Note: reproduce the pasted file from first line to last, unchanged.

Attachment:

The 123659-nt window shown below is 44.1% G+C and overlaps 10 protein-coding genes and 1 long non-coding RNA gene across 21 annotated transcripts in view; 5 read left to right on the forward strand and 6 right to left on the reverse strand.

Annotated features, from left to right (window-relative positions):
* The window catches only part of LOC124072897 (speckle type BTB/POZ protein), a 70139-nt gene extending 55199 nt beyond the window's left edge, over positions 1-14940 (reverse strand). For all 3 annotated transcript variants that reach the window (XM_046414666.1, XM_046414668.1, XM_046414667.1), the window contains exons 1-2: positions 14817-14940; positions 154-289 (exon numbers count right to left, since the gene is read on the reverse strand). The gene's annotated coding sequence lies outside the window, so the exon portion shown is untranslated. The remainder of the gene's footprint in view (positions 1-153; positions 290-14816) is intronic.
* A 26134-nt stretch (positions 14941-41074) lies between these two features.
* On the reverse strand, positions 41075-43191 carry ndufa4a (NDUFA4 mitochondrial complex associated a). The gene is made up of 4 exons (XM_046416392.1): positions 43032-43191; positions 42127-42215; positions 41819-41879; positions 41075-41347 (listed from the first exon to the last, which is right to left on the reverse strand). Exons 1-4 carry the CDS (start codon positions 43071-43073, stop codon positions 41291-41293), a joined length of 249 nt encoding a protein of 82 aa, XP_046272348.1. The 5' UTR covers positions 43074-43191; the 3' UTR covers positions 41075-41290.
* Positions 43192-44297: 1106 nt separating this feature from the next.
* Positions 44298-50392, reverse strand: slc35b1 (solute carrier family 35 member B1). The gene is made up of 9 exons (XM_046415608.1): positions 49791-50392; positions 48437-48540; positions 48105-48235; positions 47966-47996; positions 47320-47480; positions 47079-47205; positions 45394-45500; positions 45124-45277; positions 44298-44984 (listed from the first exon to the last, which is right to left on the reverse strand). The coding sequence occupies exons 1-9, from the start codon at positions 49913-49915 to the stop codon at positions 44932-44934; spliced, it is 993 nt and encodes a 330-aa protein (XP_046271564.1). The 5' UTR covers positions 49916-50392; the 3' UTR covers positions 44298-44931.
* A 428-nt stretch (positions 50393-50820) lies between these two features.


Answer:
The 123659-nt window shown below is 44.1% G+C and overlaps 10 protein-coding genes and 1 long non-coding RNA gene across 21 annotated transcripts in view; 5 read left to right on the forward strand and 6 right to left on the reverse strand.

Annotated features, from left to right (window-relative positions):
* The window catches only part of LOC124072897 (speckle type BTB/POZ protein), a 70139-nt gene extending 55199 nt beyond the window's left edge, over positions 1-14940 (reverse strand). For all 3 annotated transcript variants that reach the window (XM_046414666.1, XM_046414668.1, XM_046414667.1), the window contains exons 1-2: positions 14817-14940; positions 154-289 (exon numbers count right to left, since the gene is read on the reverse strand). The gene's annotated coding sequence lies outside the window, so the exon portion shown is untranslated. The remainder of the gene's footprint in view (positions 1-153; positions 290-14816) is intronic.
* A 26134-nt stretch (positions 14941-41074) lies between these two features.
* On the reverse strand, positions 41075-43191 carry ndufa4a (NDUFA4 mitochondrial complex associated a). The gene is made up of 4 exons (XM_046416392.1): positions 43032-43191; positions 42127-42215; positions 41819-41879; positions 41075-41347 (listed from the first exon to the last, which is right to left on the reverse strand). Exons 1-4 carry the CDS (start codon positions 43071-43073, stop codon positions 41291-41293), a joined length of 249 nt encoding a protein of 82 aa, XP_046272348.1. The 5' UTR covers positions 43074-43191; the 3' UTR covers positions 41075-41290.
* Positions 43192-44297: 1106 nt separating this feature from the next.
* Positions 44298-50392, reverse strand: slc35b1 (solute carrier family 35 member B1). The gene is made up of 9 exons (XM_046415608.1): positions 49791-50392; positions 48437-48540; positions 48105-48235; positions 47966-47996; positions 47320-47480; positions 47079-47205; positions 45394-45500; positions 45124-45277; positions 44298-44984 (listed from the first exon to the last, which is right to left on the reverse strand). The coding sequence occupies exons 1-9, from the start codon at positions 49913-49915 to the stop codon at positions 44932-44934; spliced, it is 993 nt and encodes a 330-aa protein (XP_046271564.1). The 5' UTR covers positions 49916-50392; the 3' UTR covers positions 44298-44931.
* A 428-nt stretch (positions 50393-50820) lies between these two features.